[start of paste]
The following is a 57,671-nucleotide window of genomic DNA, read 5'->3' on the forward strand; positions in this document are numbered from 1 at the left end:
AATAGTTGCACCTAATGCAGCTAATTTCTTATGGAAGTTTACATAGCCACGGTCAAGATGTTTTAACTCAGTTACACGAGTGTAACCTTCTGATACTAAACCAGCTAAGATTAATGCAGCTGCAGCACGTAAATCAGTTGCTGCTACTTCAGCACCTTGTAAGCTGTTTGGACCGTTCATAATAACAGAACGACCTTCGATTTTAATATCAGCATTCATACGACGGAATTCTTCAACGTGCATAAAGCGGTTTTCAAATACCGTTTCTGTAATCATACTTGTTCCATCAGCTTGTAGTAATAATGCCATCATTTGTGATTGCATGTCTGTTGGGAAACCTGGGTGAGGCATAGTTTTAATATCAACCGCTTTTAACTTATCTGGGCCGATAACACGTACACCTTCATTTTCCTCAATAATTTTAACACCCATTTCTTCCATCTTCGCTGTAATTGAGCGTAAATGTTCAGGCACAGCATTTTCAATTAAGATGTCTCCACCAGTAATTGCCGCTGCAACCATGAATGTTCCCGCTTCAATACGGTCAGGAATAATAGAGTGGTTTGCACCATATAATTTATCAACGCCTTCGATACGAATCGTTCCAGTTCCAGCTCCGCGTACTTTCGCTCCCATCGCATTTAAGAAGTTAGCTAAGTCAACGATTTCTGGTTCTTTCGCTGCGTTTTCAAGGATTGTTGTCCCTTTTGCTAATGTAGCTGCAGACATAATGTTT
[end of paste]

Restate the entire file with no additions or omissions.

The following is a 57,671-nucleotide window of genomic DNA, read 5'->3' on the forward strand; positions in this document are numbered from 1 at the left end:
AATAGTTGCACCTAATGCAGCTAATTTCTTATGGAAGTTTACATAGCCACGGTCAAGATGTTTTAACTCAGTTACACGAGTGTAACCTTCTGATACTAAACCAGCTAAGATTAATGCAGCTGCAGCACGTAAATCAGTTGCTGCTACTTCAGCACCTTGTAAGCTGTTTGGACCGTTCATAATAACAGAACGACCTTCGATTTTAATATCAGCATTCATACGACGGAATTCTTCAACGTGCATAAAGCGGTTTTCAAATACCGTTTCTGTAATCATACTTGTTCCATCAGCTTGTAGTAATAATGCCATCATTTGTGATTGCATGTCTGTTGGGAAACCTGGGTGAGGCATAGTTTTAATATCAACCGCTTTTAACTTATCTGGGCCGATAACACGTACACCTTCATTTTCCTCAATAATTTTAACACCCATTTCTTCCATCTTCGCTGTAATTGAGCGTAAATGTTCAGGCACAGCATTTTCAATTAAGATGTCTCCACCAGTAATTGCCGCTGCAACCATGAATGTTCCCGCTTCAATACGGTCAGGAATAATAGAGTGGTTTGCACCATATAATTTATCAACGCCTTCGATACGAATCGTTCCAGTTCCAGCTCCGCGTACTTTCGCTCCCATCGCATTTAAGAAGTTAGCTAAGTCAACGATTTCTGGTTCTTTCGCTGCGTTTTCAAGGATTGTTGTCCCTTTTGCTAATGTAGCTGCAGACATAATGTTT